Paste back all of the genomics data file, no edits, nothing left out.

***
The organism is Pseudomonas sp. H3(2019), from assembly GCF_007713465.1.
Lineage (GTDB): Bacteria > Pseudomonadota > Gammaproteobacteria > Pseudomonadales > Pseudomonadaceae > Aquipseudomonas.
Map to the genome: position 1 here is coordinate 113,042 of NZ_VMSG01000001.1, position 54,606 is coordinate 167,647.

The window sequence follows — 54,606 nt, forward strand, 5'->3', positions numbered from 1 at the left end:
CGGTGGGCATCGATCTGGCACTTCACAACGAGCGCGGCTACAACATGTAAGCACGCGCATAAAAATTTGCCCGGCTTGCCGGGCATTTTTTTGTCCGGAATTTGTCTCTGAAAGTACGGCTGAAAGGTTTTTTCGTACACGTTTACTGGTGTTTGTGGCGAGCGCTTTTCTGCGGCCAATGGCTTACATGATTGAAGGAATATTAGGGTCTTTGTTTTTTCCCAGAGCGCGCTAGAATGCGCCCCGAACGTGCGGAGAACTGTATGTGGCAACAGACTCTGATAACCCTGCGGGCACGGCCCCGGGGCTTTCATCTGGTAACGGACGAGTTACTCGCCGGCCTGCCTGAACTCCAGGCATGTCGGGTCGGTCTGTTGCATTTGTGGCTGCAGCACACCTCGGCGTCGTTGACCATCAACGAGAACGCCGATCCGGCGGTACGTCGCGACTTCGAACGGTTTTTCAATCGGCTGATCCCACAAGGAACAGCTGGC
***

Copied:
The organism is Pseudomonas sp. H3(2019), from assembly GCF_007713465.1.
Lineage (GTDB): Bacteria > Pseudomonadota > Gammaproteobacteria > Pseudomonadales > Pseudomonadaceae > Aquipseudomonas.
Map to the genome: position 1 here is coordinate 113,042 of NZ_VMSG01000001.1, position 54,606 is coordinate 167,647.

The window sequence follows — 54,606 nt, forward strand, 5'->3', positions numbered from 1 at the left end:
CGGTGGGCATCGATCTGGCACTTCACAACGAGCGCGGCTACAACATGTAAGCACGCGCATAAAAATTTGCCCGGCTTGCCGGGCATTTTTTTGTCCGGAATTTGTCTCTGAAAGTACGGCTGAAAGGTTTTTTCGTACACGTTTACTGGTGTTTGTGGCGAGCGCTTTTCTGCGGCCAATGGCTTACATGATTGAAGGAATATTAGGGTCTTTGTTTTTTCCCAGAGCGCGCTAGAATGCGCCCCGAACGTGCGGAGAACTGTATGTGGCAACAGACTCTGATAACCCTGCGGGCACGGCCCCGGGGCTTTCATCTGGTAACGGACGAGTTACTCGCCGGCCTGCCTGAACTCCAGGCATGTCGGGTCGGTCTGTTGCATTTGTGGCTGCAGCACACCTCGGCGTCGTTGACCATCAACGAGAACGCCGATCCGGCGGTACGTCGCGACTTCGAACGGTTTTTCAATCGGCTGATCCCACAAGGAACAGCTGGC